The saying goes that hindsight is twenty-twenty, and that rings true for nobody more than former Adelaide business tycoon Mr Bankrupt.
Although Bankrupt — now a 54-year-old financial advisor — can look back at his company’s failings with a new perspective, he still does not blame his own business practices for the demise of the Port Road business.
Adelaide Mail sat down with Mr Bankrupt for a coffee at his favourite quiet Thebarton cafe to talk about his past and what’s next.
‘I blame my parents really’, Bankrupt shouts, sending this journalist jumping out of his seat in shock at the tycoon’s sheer volume.
‘They gifted me a surname that meant I would never be taken seriously in the business world’.
People are looking, one waiter has come to check if everything is okay at our table. I assure him that it’s fine and we are conducting an interview.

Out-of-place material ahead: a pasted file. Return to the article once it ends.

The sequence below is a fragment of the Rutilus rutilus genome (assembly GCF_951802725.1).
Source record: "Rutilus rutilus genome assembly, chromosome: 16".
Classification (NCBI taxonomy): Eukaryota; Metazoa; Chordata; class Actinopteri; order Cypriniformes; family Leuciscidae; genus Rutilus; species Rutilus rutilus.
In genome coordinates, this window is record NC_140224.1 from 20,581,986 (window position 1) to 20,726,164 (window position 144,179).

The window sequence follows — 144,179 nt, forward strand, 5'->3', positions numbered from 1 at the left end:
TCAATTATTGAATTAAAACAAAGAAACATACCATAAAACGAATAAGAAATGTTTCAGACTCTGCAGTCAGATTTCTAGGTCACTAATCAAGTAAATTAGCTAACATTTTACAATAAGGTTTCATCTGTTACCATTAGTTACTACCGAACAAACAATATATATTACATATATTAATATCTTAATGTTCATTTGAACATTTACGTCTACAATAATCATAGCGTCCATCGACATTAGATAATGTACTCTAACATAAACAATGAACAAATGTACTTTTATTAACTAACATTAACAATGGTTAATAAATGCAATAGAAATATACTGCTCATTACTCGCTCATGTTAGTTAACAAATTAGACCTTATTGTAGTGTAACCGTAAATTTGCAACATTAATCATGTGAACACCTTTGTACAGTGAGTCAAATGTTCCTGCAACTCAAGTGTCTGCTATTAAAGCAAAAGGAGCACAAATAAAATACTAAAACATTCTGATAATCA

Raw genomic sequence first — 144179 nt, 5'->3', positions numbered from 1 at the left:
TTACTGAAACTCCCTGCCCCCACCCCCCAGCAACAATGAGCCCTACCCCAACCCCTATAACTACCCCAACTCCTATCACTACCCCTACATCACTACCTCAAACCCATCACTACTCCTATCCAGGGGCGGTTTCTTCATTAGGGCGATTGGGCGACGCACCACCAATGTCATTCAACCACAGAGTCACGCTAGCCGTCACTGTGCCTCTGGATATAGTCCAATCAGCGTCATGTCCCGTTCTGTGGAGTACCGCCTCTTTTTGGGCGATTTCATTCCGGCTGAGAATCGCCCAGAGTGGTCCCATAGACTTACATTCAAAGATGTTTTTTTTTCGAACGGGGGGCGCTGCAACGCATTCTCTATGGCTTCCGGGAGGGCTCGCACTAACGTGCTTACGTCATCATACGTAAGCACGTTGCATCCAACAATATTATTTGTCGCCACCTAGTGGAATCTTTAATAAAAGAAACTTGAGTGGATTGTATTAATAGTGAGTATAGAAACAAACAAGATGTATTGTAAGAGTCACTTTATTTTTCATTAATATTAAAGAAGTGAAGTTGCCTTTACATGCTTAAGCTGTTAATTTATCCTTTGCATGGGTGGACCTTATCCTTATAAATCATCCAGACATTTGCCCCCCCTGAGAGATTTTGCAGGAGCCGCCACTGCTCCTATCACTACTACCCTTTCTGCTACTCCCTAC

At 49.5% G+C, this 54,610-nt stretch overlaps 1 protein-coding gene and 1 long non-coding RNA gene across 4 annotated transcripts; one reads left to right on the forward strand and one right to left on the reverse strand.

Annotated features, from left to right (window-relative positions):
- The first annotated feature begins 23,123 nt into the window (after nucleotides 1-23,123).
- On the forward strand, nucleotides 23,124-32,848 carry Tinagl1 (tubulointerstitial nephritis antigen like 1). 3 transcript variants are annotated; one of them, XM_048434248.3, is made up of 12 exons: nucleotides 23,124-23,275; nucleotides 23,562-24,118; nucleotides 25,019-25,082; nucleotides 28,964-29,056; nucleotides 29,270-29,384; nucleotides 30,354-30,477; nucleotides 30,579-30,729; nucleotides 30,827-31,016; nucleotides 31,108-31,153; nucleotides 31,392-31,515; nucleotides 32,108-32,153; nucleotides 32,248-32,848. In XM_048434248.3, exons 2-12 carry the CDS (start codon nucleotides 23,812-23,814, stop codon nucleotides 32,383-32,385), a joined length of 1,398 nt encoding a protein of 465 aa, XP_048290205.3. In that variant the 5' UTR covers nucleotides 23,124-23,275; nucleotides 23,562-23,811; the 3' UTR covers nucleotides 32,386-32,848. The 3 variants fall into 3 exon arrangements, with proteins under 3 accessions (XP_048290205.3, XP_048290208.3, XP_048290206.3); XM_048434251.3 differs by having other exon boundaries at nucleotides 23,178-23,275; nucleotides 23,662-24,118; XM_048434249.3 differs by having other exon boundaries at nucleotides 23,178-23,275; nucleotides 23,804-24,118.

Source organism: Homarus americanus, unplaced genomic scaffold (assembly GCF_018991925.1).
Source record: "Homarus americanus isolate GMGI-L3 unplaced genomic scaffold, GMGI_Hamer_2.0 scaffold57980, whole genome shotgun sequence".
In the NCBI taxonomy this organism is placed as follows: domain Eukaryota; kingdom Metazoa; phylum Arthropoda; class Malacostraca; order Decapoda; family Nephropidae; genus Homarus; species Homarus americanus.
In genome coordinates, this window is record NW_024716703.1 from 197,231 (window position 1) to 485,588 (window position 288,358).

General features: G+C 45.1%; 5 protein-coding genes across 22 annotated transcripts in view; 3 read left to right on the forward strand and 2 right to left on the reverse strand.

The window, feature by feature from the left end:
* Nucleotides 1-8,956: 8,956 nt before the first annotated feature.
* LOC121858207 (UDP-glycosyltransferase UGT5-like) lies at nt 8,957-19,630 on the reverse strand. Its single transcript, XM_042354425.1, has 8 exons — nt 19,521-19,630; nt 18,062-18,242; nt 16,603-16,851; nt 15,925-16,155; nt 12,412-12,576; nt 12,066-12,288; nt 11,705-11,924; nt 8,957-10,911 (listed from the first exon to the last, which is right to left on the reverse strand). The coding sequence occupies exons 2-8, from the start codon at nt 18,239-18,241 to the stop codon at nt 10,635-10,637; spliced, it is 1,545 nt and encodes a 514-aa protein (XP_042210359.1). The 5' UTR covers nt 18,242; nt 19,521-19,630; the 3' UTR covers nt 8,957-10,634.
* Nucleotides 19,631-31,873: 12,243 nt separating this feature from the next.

‘The business model was good. We would overstock on things like handbags and futons, tell people to make us an offer and flash phrases like “GONE” and “NEXT TO ROCCA’S” on the screen’, somehow Bankrupt’s volume has shifted up a gear.
The manager has come over to our table, she wants to know what all the shouting is about. We are asked to leave, Mr Bankrupt is up on the table shouting ‘CLOSING DOWN, CLOSING DOWN’ and throwing granola at other patrons.
There are sirens in the distance. I attempt to lure Bankrupt out of the cafe with some bonus 30 second TV spots during reruns of Seinfeld on 7Flix. I am unsuccessful.
Police arrive with a team of trusted contemporaries brought in to talk some sense into Bankrupt. The Designer Direct lady rolls her eyes at ‘another one of Bankrupt’s little episodes’, while the Cunningham’s Warehouse man attempts a complex combination of finger signals to communicate with the enraged former businessman.